The beautiful and intricate Prague Astronomical Clock is its most interesting feature. It was built in 1410 but still works today and is located on its southern wall. Visitors who come to Prague should not miss seeing the ancient Prague Astronomical Clock. This 600-year- old clock is delicate and is both an ancient clock and a calendar. On 9 a.m. and 9 p.m. each day, the small windows above the clock face open automatically. Puppets of Jesus’s Twelve Apostles appear two by two in the windows. Three of these mechanical puppets also move. St. Peter raises his hand to give a blessing, St. Paul nods showing approval and St. Thomas shakes his head. In addition, the four statues on both sides of the clock dial represent four evils. The one holding a mirror represents vanity; the one shaking a purse and a cane refers to greed; one is a skeleton holding a sand glass and a bell representing death; and one is a Turk playing a lute representing desire. Over the course of six centuries, the Prague Astronomical Clock has undergone numerous stoppages and renovations. It was nearly sold in 1787. During World War II, when the Town Hall was shelled by the Germans, the clock was severely damaged and the wood carvings of the 12 saints were all destroyed. The 12 current statues and some other wooden carvings on both sides were made by Czech sculptors after the war. The chronometer was not restored until 1948 and is still in operation today.
Unlike the bustling Old Town Square, the Prague Castle on the other side of the Vltava River is quieter and is filled with classical and elegant elements. Built in the ninth century, Prague Castle was first used as a military fort. Later, churches and royal palaces were constructed within the fort by subsequent rulers, making it a grand architectural complex and a permanent seat of the royal family.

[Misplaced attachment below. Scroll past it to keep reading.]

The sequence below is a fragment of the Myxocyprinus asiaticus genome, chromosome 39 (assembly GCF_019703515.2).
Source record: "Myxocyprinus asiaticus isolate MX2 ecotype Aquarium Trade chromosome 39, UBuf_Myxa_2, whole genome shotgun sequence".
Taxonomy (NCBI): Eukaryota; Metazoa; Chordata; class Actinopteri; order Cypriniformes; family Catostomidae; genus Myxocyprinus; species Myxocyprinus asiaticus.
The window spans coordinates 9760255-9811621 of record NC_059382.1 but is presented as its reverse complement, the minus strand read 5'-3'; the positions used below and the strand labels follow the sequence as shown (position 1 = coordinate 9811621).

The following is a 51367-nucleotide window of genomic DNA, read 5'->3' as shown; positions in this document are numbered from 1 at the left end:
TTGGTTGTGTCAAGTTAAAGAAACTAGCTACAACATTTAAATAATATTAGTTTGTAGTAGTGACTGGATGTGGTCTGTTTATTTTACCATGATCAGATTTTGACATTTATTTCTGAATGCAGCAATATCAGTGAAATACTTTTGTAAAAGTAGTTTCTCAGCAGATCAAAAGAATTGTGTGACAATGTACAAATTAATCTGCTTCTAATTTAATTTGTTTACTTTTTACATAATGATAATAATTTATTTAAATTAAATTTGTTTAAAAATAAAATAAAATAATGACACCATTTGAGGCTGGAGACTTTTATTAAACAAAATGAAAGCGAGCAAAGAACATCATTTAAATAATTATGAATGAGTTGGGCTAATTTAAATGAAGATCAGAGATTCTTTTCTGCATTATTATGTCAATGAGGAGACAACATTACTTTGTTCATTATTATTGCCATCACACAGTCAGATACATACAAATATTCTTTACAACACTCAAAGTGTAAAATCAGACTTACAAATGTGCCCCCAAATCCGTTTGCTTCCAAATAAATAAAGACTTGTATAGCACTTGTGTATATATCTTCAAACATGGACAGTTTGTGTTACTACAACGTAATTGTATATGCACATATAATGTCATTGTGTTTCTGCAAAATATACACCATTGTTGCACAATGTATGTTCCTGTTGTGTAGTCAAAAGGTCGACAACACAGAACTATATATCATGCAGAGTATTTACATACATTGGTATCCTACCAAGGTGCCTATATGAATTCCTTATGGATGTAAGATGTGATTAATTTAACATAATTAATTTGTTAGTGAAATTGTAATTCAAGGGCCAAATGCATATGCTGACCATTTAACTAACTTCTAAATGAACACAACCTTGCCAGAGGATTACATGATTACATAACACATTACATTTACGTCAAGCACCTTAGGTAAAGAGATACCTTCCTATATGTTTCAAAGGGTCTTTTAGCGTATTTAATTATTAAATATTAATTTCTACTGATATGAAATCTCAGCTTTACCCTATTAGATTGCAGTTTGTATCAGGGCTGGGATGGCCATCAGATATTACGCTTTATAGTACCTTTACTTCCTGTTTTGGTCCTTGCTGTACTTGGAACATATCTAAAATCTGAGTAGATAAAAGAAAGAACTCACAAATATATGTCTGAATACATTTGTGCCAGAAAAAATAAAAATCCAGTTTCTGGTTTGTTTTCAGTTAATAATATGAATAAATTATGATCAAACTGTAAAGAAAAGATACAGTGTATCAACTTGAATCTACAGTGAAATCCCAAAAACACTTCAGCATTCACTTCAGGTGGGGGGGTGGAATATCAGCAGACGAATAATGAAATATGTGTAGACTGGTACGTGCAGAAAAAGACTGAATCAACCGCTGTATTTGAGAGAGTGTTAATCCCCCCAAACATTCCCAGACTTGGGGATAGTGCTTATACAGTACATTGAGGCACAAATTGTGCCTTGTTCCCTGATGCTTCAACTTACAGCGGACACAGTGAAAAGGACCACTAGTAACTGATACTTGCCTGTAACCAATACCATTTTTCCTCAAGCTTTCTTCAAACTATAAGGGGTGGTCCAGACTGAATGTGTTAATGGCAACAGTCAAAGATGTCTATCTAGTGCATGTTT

It is now home to the presidential palace and state offices and is open to visitors except for its office areas. The Prague Castle complex features a variety of architectural styles from ancient Romanesque foundations to post-modern style. It can be said that each era has left its mark on the castle. The three main attractions in the castle are the St. Vitus Cathedral, the Golden Lane and the Old Royal Palace.
The St. Vitus Cathedral is the cathedral of the Roman Catholic Archdiocese of Prague and is the largest and most important church in the Czech Republic. This cathedral was where the Czech emperors were crowned and laid to rest after their deaths. Today, it is home to the crown, sceptre and golden ball of Bohemian King Charles IV of the Holy Roman Empire, as well as thousands of paintings from Italy, Germany and the Netherlands from the 16th to 18th centuries. Construction began in 1344 but was not completed until 1929. Originally a Gothic building, it was expanded three times in 600 years, integrating Baroque and Renaissance styles and helping earn its “Architectural Treasure” title.
The interior of the St. Vitus Cathedral is exquisite. The tall, elegant arched corridors inside are very Gothic. The building’s splendid glass windows make the church feel more spacious. Sculptures from different ages and styles complement each other here. The whole church is like a museum. There are three main attractions recommended to travellers. The first is the colourful 20th century stained glass windows. These are made up of two parts. The tops are semicircular, and the bottoms are half rectangular. The windows are composed of pieces of stained glass that come together in beautiful depictions of religious figures. The second is the tomb of
St. John of Nepomuk, cardinal of the Roman Catholic Archdiocese of Prague. His magnificent tomb was made with 20 tonnes of silver, indicating the Czech people’s respect for the cardinal. The third is the St. Wenceslas Chapel. In a dominant golden colour, murals and sculptures can be seen throughout, making it look like an art museum.
Prague Castle at night
A view of Prague
Prague Astronomical Clock